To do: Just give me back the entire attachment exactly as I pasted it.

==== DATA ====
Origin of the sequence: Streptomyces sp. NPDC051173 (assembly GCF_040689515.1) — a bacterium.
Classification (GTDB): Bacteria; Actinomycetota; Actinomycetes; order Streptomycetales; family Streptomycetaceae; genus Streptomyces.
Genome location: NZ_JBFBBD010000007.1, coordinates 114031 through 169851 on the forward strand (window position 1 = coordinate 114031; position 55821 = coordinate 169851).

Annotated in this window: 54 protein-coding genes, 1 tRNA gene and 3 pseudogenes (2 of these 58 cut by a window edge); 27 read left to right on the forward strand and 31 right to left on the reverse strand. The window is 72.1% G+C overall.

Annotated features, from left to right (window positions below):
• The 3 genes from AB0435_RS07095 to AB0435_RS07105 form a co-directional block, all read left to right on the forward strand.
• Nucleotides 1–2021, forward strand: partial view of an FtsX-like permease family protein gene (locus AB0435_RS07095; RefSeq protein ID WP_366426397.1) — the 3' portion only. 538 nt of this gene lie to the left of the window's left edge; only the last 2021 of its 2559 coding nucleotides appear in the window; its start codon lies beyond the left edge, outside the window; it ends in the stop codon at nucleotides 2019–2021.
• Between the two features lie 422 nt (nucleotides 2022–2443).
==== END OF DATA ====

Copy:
Origin of the sequence: Streptomyces sp. NPDC051173 (assembly GCF_040689515.1) — a bacterium.
Classification (GTDB): Bacteria; Actinomycetota; Actinomycetes; order Streptomycetales; family Streptomycetaceae; genus Streptomyces.
Genome location: NZ_JBFBBD010000007.1, coordinates 114031 through 169851 on the forward strand (window position 1 = coordinate 114031; position 55821 = coordinate 169851).

Annotated in this window: 54 protein-coding genes, 1 tRNA gene and 3 pseudogenes (2 of these 58 cut by a window edge); 27 read left to right on the forward strand and 31 right to left on the reverse strand. The window is 72.1% G+C overall.

Annotated features, from left to right (window positions below):
• The 3 genes from AB0435_RS07095 to AB0435_RS07105 form a co-directional block, all read left to right on the forward strand.
• Nucleotides 1–2021, forward strand: partial view of an FtsX-like permease family protein gene (locus AB0435_RS07095; RefSeq protein ID WP_366426397.1) — the 3' portion only. 538 nt of this gene lie to the left of the window's left edge; only the last 2021 of its 2559 coding nucleotides appear in the window; its start codon lies beyond the left edge, outside the window; it ends in the stop codon at nucleotides 2019–2021.
• Between the two features lie 422 nt (nucleotides 2022–2443).